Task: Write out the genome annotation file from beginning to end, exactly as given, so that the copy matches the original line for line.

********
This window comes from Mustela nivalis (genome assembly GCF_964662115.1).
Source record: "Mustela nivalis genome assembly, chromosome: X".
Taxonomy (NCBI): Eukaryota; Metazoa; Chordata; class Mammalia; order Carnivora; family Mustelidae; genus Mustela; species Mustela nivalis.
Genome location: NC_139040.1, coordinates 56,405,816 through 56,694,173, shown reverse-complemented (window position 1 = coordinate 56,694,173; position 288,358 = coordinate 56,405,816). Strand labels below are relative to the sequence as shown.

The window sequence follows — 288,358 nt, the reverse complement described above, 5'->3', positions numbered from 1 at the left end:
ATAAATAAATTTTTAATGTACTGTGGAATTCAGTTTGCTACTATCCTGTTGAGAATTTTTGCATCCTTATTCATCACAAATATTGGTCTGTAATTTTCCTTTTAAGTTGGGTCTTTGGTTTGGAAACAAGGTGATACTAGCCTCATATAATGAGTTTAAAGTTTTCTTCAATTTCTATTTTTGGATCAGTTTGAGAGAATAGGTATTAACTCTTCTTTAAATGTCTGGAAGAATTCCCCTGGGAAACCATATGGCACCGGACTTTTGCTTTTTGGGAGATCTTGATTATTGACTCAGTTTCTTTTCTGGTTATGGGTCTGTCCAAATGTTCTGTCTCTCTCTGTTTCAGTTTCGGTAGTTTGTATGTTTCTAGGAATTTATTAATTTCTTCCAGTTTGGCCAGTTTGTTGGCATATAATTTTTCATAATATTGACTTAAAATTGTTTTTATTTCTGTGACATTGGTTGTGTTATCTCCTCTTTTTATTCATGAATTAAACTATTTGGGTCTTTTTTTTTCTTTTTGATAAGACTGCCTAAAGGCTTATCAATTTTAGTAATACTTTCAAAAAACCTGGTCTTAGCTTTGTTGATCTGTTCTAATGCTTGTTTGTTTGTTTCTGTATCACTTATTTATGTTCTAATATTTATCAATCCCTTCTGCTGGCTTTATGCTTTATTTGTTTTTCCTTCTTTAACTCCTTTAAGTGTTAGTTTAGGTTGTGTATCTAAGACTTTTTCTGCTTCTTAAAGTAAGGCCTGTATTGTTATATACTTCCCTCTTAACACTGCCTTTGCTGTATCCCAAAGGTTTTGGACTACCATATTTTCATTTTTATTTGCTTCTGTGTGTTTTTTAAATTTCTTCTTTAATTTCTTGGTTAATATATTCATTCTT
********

This window comes from Mustela nivalis (genome assembly GCF_964662115.1).
Source record: "Mustela nivalis genome assembly, chromosome: X".
Taxonomy (NCBI): Eukaryota; Metazoa; Chordata; class Mammalia; order Carnivora; family Mustelidae; genus Mustela; species Mustela nivalis.
Genome location: NC_139040.1, coordinates 56,405,816 through 56,694,173, shown reverse-complemented (window position 1 = coordinate 56,694,173; position 288,358 = coordinate 56,405,816). Strand labels below are relative to the sequence as shown.

The window sequence follows — 288,358 nt, the reverse complement described above, 5'->3', positions numbered from 1 at the left end:
ATAAATAAATTTTTAATGTACTGTGGAATTCAGTTTGCTACTATCCTGTTGAGAATTTTTGCATCCTTATTCATCACAAATATTGGTCTGTAATTTTCCTTTTAAGTTGGGTCTTTGGTTTGGAAACAAGGTGATACTAGCCTCATATAATGAGTTTAAAGTTTTCTTCAATTTCTATTTTTGGATCAGTTTGAGAGAATAGGTATTAACTCTTCTTTAAATGTCTGGAAGAATTCCCCTGGGAAACCATATGGCACCGGACTTTTGCTTTTTGGGAGATCTTGATTATTGACTCAGTTTCTTTTCTGGTTATGGGTCTGTCCAAATGTTCTGTCTCTCTCTGTTTCAGTTTCGGTAGTTTGTATGTTTCTAGGAATTTATTAATTTCTTCCAGTTTGGCCAGTTTGTTGGCATATAATTTTTCATAATATTGACTTAAAATTGTTTTTATTTCTGTGACATTGGTTGTGTTATCTCCTCTTTTTATTCATGAATTAAACTATTTGGGTCTTTTTTTTTCTTTTTGATAAGACTGCCTAAAGGCTTATCAATTTTAGTAATACTTTCAAAAAACCTGGTCTTAGCTTTGTTGATCTGTTCTAATGCTTGTTTGTTTGTTTCTGTATCACTTATTTATGTTCTAATATTTATCAATCCCTTCTGCTGGCTTTATGCTTTATTTGTTTTTCCTTCTTTAACTCCTTTAAGTGTTAGTTTAGGTTGTGTATCTAAGACTTTTTCTGCTTCTTAAAGTAAGGCCTGTATTGTTATATACTTCCCTCTTAACACTGCCTTTGCTGTATCCCAAAGGTTTTGGACTACCATATTTTCATTTTTATTTGCTTCTGTGTGTTTTTTAAATTTCTTCTTTAATTTCTTGGTTAATATATTCATTCTT